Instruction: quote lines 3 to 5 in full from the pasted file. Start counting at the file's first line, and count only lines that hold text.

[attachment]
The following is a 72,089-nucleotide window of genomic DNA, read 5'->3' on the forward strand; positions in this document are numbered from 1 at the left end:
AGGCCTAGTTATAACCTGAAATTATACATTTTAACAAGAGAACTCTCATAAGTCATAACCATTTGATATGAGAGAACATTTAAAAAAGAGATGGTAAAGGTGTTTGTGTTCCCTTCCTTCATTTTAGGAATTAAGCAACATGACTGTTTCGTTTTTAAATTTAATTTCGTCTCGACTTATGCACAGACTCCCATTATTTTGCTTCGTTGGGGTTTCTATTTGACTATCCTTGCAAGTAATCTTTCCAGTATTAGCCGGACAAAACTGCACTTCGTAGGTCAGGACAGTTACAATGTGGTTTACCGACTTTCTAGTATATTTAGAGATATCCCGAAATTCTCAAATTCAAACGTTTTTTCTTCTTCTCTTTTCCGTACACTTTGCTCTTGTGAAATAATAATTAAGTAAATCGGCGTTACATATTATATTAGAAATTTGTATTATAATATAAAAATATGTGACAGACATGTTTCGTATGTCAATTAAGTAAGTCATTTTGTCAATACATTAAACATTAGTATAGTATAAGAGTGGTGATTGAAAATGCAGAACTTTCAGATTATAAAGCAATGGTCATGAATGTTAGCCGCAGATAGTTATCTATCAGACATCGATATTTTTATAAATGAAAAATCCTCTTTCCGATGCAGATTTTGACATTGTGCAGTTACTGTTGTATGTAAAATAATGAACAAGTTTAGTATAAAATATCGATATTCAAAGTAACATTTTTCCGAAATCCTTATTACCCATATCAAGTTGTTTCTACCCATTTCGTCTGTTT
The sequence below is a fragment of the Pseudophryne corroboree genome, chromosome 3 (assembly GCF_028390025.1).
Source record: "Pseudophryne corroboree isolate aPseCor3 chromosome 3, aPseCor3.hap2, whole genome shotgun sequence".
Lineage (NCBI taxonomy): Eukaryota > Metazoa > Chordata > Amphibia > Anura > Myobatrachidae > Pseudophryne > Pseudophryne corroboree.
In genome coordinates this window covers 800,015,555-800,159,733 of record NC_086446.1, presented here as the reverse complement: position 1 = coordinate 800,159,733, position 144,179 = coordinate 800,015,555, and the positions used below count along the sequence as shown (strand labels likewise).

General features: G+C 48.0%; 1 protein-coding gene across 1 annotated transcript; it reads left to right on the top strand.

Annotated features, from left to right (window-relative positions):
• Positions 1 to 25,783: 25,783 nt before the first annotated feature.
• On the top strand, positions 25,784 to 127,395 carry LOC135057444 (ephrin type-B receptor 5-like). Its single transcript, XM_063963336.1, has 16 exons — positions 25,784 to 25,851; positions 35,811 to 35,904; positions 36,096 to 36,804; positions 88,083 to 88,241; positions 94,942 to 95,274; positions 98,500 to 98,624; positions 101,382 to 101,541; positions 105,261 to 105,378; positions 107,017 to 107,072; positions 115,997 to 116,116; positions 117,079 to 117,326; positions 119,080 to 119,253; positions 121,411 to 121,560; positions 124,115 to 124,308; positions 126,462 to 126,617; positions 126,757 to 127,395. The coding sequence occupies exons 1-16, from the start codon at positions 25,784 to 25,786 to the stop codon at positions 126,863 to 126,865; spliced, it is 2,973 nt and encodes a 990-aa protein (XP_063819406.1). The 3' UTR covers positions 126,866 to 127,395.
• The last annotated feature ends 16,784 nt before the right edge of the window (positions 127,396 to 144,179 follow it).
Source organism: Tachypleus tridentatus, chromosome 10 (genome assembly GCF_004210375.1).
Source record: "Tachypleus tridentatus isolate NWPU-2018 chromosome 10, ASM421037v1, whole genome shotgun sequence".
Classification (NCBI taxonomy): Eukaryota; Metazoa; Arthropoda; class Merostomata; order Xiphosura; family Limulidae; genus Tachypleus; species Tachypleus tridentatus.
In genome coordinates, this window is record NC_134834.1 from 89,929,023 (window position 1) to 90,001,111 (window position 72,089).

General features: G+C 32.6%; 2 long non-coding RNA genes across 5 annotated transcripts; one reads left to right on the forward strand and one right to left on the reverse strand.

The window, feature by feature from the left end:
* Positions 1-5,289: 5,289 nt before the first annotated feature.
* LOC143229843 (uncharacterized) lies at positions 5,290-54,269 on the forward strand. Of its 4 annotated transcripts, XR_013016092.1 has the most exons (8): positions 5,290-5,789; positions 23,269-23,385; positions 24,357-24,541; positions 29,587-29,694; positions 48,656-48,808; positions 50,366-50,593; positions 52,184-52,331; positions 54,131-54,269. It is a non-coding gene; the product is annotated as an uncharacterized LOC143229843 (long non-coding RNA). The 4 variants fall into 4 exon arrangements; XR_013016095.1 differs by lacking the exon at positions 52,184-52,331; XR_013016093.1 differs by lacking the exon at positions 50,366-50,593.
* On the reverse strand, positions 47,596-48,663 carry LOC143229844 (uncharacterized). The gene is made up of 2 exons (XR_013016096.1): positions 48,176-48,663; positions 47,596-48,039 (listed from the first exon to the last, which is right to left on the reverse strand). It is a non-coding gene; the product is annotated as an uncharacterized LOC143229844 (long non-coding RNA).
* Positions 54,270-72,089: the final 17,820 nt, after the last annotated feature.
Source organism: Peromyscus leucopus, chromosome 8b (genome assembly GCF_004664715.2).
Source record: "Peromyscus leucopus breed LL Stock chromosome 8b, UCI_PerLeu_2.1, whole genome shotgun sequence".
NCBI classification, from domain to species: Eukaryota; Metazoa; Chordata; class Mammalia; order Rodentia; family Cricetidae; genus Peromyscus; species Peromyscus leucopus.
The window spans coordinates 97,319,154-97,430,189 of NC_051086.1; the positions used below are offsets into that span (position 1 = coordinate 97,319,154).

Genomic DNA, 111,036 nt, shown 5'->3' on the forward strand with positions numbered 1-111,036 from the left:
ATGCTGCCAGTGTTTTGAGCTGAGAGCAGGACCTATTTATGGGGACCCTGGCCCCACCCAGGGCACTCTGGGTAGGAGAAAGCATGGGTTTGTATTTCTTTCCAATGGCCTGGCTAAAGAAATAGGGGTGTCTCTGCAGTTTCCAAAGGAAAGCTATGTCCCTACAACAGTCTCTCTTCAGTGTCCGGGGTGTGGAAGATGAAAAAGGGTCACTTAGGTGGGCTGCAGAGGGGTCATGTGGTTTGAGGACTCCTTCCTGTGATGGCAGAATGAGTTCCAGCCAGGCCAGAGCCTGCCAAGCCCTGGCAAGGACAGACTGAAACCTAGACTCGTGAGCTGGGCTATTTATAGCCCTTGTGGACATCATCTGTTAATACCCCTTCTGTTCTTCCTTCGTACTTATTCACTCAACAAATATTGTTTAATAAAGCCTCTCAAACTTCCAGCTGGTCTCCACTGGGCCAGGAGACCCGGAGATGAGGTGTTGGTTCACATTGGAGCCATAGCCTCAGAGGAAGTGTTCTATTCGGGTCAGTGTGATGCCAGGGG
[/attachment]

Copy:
The sequence below is a fragment of the Pseudophryne corroboree genome, chromosome 3 (assembly GCF_028390025.1).
Source record: "Pseudophryne corroboree isolate aPseCor3 chromosome 3, aPseCor3.hap2, whole genome shotgun sequence".
Lineage (NCBI taxonomy): Eukaryota > Metazoa > Chordata > Amphibia > Anura > Myobatrachidae > Pseudophryne > Pseudophryne corroboree.